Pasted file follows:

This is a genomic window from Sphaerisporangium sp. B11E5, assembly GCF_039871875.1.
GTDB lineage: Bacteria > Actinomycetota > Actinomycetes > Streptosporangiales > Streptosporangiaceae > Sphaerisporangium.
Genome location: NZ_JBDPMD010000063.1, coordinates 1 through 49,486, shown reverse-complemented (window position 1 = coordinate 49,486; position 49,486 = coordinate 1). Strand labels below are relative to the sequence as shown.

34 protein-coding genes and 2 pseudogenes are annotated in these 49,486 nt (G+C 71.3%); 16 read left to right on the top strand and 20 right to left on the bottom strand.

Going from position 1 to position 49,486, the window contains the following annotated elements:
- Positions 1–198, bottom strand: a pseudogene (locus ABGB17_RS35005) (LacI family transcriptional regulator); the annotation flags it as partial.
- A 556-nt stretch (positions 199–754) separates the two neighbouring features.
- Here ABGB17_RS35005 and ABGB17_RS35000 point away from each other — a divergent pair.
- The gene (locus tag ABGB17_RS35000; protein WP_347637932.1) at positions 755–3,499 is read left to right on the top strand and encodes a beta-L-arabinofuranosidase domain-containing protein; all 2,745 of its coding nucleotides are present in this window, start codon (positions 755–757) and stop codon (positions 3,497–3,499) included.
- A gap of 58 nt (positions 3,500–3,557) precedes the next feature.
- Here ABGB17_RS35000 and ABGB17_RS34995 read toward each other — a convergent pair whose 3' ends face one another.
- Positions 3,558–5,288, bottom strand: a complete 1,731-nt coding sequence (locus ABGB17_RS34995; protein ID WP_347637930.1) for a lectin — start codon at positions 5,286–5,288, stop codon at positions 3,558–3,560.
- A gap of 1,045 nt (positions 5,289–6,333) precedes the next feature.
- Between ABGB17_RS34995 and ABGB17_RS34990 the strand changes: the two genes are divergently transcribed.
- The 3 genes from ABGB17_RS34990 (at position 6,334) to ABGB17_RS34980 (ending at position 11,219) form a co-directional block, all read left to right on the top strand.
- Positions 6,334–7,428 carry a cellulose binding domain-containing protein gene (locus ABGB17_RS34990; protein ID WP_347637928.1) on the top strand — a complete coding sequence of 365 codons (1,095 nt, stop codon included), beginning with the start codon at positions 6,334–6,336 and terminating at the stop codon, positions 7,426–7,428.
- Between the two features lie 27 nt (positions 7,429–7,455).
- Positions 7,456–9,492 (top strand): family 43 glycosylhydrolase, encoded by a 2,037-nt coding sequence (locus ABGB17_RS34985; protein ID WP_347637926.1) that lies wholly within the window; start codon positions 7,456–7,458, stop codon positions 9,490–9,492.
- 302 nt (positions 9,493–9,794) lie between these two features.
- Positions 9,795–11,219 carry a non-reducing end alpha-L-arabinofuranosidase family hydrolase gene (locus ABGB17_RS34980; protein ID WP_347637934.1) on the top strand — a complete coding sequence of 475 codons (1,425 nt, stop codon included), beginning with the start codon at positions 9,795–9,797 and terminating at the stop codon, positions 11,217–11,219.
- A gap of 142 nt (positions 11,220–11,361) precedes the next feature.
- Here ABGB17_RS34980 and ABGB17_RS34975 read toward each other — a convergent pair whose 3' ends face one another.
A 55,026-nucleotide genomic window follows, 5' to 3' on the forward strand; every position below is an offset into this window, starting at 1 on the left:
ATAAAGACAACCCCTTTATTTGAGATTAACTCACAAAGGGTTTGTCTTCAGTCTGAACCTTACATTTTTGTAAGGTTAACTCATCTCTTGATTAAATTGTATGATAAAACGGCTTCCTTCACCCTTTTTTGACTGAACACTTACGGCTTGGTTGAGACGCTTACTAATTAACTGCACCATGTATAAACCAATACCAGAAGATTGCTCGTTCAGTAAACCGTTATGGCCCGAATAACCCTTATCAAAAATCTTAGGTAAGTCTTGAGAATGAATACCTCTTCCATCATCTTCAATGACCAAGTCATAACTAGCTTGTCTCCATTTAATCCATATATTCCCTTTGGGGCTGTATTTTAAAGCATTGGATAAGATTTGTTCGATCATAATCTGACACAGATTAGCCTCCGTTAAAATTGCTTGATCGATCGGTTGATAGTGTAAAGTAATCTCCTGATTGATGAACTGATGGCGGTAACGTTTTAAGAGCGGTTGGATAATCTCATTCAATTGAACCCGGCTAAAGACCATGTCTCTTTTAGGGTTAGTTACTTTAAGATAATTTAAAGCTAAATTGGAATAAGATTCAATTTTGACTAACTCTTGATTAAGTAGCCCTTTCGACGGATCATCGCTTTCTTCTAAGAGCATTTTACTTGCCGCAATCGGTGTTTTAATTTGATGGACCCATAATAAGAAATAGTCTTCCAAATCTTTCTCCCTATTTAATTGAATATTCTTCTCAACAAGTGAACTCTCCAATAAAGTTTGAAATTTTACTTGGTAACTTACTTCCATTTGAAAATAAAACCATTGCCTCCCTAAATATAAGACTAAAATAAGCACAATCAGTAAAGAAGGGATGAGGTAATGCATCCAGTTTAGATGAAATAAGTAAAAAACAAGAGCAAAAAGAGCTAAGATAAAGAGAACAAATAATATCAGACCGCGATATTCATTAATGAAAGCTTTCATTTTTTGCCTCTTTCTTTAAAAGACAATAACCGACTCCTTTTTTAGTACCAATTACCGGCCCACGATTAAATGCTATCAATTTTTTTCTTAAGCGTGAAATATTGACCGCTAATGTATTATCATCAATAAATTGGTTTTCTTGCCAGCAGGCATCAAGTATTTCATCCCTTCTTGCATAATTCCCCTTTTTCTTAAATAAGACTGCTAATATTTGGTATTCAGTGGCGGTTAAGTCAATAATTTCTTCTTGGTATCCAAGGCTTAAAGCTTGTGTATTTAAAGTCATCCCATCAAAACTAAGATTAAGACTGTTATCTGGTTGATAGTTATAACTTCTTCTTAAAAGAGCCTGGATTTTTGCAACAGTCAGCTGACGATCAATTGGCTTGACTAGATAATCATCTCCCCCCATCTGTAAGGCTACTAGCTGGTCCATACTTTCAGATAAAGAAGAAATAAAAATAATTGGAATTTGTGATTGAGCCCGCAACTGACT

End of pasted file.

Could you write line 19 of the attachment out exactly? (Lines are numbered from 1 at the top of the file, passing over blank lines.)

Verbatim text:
- 302 nt (positions 9,493–9,794) lie between these two features.